Firing won’t solve achievement gap

Facing criticism from the federal government about Minneapolis’ large achievement gap between white and minority students, the city has attempted to rectify the situation by firing 200 teachers who were deemed not effective enough, while increasing training for those who remain, the Star Tribune reported earlier this month.

The main problem with reports like this, according to Greta Callahan, a teacher in one of Minneapolis’ poorest schools, is that inner-city schools have different needs than the more affluent schools they are compared with. Obstacles such as low funding, low retention rates for teachers and students with difficult home lives resulting in violent outbursts are just a few examples of challenges these schools face.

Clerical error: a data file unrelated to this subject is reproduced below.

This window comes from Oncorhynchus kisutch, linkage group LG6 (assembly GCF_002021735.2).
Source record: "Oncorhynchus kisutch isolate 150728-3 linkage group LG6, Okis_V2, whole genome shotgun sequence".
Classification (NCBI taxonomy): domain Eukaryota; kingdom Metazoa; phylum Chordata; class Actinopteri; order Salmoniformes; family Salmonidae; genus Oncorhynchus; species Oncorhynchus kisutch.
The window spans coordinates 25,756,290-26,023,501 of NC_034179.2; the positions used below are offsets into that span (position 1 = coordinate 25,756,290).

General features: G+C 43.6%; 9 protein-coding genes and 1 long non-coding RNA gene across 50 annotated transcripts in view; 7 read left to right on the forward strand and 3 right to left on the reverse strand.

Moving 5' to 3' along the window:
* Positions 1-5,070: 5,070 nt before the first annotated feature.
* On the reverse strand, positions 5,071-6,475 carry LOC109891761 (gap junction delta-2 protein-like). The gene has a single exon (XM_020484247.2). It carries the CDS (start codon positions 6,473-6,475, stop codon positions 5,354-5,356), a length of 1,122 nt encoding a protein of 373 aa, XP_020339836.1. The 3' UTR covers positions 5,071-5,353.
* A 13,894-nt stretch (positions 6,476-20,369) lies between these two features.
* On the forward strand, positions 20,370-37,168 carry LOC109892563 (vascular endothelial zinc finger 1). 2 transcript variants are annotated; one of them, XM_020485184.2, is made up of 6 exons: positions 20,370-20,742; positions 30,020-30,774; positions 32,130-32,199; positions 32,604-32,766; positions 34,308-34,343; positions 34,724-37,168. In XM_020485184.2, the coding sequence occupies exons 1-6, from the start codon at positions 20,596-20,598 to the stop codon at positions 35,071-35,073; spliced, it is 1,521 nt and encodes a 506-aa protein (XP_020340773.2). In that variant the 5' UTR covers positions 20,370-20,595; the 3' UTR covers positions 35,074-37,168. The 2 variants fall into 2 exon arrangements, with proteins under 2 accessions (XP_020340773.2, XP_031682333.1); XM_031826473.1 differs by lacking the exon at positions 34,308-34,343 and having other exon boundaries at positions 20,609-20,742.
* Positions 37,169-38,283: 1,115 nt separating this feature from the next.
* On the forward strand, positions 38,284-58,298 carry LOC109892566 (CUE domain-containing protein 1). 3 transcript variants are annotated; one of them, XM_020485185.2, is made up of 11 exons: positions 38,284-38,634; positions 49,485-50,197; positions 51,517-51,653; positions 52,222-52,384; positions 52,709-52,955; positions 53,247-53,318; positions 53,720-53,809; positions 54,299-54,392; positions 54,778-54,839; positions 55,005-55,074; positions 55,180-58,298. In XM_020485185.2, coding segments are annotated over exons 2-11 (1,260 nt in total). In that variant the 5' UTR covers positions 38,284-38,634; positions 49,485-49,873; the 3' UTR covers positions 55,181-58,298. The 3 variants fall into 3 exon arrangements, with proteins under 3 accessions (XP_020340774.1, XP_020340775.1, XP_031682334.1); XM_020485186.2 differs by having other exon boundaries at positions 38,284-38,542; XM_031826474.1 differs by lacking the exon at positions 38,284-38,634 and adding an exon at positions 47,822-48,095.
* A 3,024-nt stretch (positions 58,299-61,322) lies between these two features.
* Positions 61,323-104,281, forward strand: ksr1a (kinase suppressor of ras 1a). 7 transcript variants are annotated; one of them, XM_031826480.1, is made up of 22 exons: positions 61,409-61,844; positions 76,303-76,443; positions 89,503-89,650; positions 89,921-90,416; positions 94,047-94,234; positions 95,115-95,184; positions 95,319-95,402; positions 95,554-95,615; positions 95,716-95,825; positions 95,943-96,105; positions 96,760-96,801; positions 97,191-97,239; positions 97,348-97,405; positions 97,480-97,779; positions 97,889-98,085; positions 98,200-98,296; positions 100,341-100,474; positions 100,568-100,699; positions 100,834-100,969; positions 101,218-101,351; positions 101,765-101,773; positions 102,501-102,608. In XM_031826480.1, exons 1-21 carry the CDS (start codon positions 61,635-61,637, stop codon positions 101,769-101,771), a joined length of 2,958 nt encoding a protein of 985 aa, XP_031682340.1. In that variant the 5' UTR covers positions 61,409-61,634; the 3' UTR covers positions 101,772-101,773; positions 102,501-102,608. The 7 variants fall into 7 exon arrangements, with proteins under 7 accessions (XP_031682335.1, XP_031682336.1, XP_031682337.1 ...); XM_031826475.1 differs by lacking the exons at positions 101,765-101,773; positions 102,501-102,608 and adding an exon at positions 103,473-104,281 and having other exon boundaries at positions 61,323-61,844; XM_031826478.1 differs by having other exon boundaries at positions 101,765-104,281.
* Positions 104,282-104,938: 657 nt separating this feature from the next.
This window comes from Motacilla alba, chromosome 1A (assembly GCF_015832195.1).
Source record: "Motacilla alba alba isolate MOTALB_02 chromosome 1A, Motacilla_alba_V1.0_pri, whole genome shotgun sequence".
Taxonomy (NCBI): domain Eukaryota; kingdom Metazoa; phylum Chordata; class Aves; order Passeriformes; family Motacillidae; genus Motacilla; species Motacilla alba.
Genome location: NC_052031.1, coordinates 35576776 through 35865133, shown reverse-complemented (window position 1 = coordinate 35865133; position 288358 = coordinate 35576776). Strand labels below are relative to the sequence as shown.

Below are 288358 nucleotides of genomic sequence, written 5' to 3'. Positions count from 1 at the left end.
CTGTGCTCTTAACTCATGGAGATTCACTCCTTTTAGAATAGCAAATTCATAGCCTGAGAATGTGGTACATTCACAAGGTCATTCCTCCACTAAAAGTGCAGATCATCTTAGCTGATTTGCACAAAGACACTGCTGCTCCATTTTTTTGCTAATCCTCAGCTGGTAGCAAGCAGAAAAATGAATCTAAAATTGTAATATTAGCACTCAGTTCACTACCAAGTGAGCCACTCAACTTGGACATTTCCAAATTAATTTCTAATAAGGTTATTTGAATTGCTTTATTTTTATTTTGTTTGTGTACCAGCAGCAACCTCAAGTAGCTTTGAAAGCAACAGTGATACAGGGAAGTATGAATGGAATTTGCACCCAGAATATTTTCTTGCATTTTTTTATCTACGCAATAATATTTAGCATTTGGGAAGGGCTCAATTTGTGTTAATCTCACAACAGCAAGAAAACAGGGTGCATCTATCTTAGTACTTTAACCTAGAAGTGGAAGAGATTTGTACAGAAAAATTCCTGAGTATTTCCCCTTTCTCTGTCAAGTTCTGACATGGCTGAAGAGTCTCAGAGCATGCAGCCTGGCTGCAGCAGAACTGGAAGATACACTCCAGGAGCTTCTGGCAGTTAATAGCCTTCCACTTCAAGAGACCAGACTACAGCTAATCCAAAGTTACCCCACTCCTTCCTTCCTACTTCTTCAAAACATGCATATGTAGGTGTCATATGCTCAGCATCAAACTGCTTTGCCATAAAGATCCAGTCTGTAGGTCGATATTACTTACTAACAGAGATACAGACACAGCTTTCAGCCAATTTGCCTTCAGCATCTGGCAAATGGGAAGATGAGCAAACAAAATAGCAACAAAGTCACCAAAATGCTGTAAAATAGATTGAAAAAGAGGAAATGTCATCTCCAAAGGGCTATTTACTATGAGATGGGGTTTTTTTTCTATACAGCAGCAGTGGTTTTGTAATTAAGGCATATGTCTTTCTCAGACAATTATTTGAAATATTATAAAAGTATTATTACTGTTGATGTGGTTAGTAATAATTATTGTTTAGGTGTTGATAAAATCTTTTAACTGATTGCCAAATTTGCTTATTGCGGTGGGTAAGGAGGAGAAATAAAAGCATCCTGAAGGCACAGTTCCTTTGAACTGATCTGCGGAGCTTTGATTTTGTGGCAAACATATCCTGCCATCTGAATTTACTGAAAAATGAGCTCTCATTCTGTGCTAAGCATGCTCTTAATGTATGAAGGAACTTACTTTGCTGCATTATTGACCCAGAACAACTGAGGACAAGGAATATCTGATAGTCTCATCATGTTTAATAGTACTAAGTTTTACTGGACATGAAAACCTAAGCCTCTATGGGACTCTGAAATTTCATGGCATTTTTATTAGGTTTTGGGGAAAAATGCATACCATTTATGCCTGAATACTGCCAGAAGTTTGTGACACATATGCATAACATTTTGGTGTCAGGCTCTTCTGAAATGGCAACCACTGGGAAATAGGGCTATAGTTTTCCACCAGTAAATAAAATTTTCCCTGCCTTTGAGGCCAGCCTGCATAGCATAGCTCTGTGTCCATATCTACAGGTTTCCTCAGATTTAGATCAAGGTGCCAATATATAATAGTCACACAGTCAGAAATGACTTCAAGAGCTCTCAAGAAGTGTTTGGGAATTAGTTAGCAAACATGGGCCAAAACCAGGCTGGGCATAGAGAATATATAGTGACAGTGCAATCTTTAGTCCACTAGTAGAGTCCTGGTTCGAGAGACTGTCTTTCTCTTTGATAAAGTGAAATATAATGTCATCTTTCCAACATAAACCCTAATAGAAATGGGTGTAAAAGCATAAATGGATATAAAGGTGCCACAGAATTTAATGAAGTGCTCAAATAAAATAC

Furthermore, kids with little to no previous schooling and those from other countries with little command of English consistently show up throughout the school year, often leaving abruptly.

It is important to understand the plight of the teachers before criticizing them. To address this problem, instead of instating more tests to measure effectiveness of instruction — which does little to actually address the problems at hand — Minneapolis should incentivize teachers.

Providing inner-city teachers with full benefits and a decent salary would be an effective way to attract those who have experience but prefer the less demanding route of teaching in more affluent areas.

Firing teachers who are new to the job and doing their best to cope with limited resources, respect or support is a laughably ludicrous solution to an obviously difficult problem.